9 Richards, R. J., ‘Wundt's early theories of unconscious inference and cognitive evolution in their relation to Darwinian biopsychology’, in Bringmann, and Tweney, (eds), 4270; van Hoorn, W. and Verhave, T., ‘Wundt's changing conceptions of a general and theoretical psychology’, ibid., 71–113; Danziger, K., ‘Wundt's theory of behavior and volition’, in Rieber, (ed.), 89115. Cf. Scheerer, E., ‘Wilhelm Wundt's psychology of memory’, in Bringmann, and Scheerer, (eds), 135–55.

10 Diamond, S. (trans., with commentary notes), ‘Selected texts from writings of Wilhelm Wundt’, in Rieber, (ed.), 155–77.

11 As Danziger, K., ‘Wundt and the two traditions in psychology’, in Rieber, (ed.), 7387 (75–82), points out, Wundt's discussion of ‘mental mechanism’ was a response to Herbart; the English ‘influence’ was on Titchener rather than Wundt. Inattention to this distinction confuses Boring's discussion of Wundt: op. cit. note 6, esp. pp. 329, 336. Boring's account is discussed in Blumenthal, A. L., ‘Wilhelm Wundt problems of interpretation’, in Bringmann, and Tweney, (eds), 435–45.

12 Rappard, H. V., Psychology as self-knowledge: the development of the concept of the mind in German rationalistic psychology and its relevance today. Trans. L. Faili, Assen, 1979, eh. 4; reworked as, ‘A monistic interpretation of Wundt's psychology’, in Bringmann, and Scheerer, (eds), 123–34.

13 Cf. van Hoorn, and Verhave, , op. cit. note 9, pp. 92, 94; Danziger, K., ‘Wundt's psychological experiment in the light of his philosophy of science’, in Bringmann, and Scheerer, (eds.), 109–22 (esp. 115); idem, ‘The history of introspection reconsidered’, Journal of the History of the Behavioral Sciences, 1980, 16, 241–62; Sokal, , Cottell, 10.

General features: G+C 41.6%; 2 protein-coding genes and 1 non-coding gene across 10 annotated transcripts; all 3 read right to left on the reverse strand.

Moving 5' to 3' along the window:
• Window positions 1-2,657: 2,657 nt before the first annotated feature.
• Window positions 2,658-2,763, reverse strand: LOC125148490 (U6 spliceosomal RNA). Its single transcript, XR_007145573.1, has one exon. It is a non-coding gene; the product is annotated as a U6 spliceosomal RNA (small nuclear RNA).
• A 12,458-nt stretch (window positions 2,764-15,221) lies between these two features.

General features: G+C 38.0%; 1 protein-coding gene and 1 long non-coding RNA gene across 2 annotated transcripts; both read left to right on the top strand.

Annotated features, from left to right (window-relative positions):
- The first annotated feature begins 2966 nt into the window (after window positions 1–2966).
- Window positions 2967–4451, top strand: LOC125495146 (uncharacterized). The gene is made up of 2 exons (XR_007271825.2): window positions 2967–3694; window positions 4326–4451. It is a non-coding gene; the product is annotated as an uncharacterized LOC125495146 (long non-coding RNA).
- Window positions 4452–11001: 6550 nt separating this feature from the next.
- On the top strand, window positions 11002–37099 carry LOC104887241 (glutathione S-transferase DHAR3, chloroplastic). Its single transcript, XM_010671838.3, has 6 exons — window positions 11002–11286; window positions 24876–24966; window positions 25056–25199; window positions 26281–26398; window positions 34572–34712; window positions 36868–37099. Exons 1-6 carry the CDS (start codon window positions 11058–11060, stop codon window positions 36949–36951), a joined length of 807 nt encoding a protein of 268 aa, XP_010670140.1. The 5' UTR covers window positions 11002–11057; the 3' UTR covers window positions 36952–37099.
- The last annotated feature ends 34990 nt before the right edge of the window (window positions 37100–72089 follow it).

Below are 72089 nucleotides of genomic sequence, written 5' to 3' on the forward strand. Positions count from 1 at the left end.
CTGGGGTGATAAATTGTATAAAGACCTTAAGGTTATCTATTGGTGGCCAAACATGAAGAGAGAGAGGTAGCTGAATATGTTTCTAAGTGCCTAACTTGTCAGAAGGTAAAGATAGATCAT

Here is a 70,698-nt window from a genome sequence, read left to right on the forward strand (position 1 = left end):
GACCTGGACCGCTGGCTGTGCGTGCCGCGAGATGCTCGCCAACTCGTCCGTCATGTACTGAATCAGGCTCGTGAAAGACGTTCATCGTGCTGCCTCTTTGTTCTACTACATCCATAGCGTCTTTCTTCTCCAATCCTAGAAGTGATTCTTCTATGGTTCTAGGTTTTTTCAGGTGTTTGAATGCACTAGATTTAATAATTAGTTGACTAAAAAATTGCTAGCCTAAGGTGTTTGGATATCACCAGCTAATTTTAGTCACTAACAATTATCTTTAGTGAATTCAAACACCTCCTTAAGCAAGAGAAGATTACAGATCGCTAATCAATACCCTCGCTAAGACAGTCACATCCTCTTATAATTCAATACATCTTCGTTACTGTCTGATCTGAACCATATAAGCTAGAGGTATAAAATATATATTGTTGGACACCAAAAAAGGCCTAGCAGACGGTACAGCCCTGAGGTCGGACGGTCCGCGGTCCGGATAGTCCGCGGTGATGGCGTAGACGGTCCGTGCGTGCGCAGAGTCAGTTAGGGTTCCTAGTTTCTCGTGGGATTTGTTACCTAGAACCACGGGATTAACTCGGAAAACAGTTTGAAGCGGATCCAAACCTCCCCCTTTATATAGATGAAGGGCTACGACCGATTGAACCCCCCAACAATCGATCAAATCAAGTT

14 Haeberlin, H. K., ‘The theoretical foundations of Wundt's folk psychology’ (1916), in Rieber, (ed.), 229–49; reprinting such reviews, without discussing their context, limits their use.

15 van Hoorn, and Verhave, , op. cit. note 9, pp. 100–5. Dilthey's major discussion of psychology (1894) has recently been translated: Dilthey, W., Descriptive psychology and historical understanding. Trans. Zaner, R. M. and Heiges, K. L., The Hague, 1977, ‘Ideas concerning a descriptive and analytic psychology’, pp. 21120.

16 Ash, M. G., ‘Wilhelm Wundt and Oswald Külpe on the institutional status of psychology: an academic controversy in historical context’, in Bringmann, and Tweney, (eds.), 396421; idem, ‘Experimental psychology in Germany before 1914: aspects of an academic identity problem’, in Bringmann, and Scheerer, (eds), 7586. Cf. Danziger, K., ‘The positivist repudiation of Wundt’, Journal of the History of the Behavioral Sciences, 1979, 15, 205–30; Bringmann, W. G. and Ungerer, G. A., ‘Experimental vs. educational psychology: Wilhelm Wundt's letters to Ernst Meumann’, in Bringmann, and Scheerer, (eds), 5773.

17 In particular, the often cited study of role hybridisation, Ben-David, J. and Collins, R., ‘Social factors in the origins of a new science: the case of psychology’, American Sociological Review, 1966, 31, 451–65, should be buried.

18 Blumenthal, A. L., ‘Wilhelm Wundt and early American psychology: a clash of two cultures’, in Rieber, (ed.), 117–35; same article in Rieber, and Salzinger, , op. cit. note 2, pp. 2542. Cf. Danziger, , op. cit. note 11; idem, op. cit. note 3.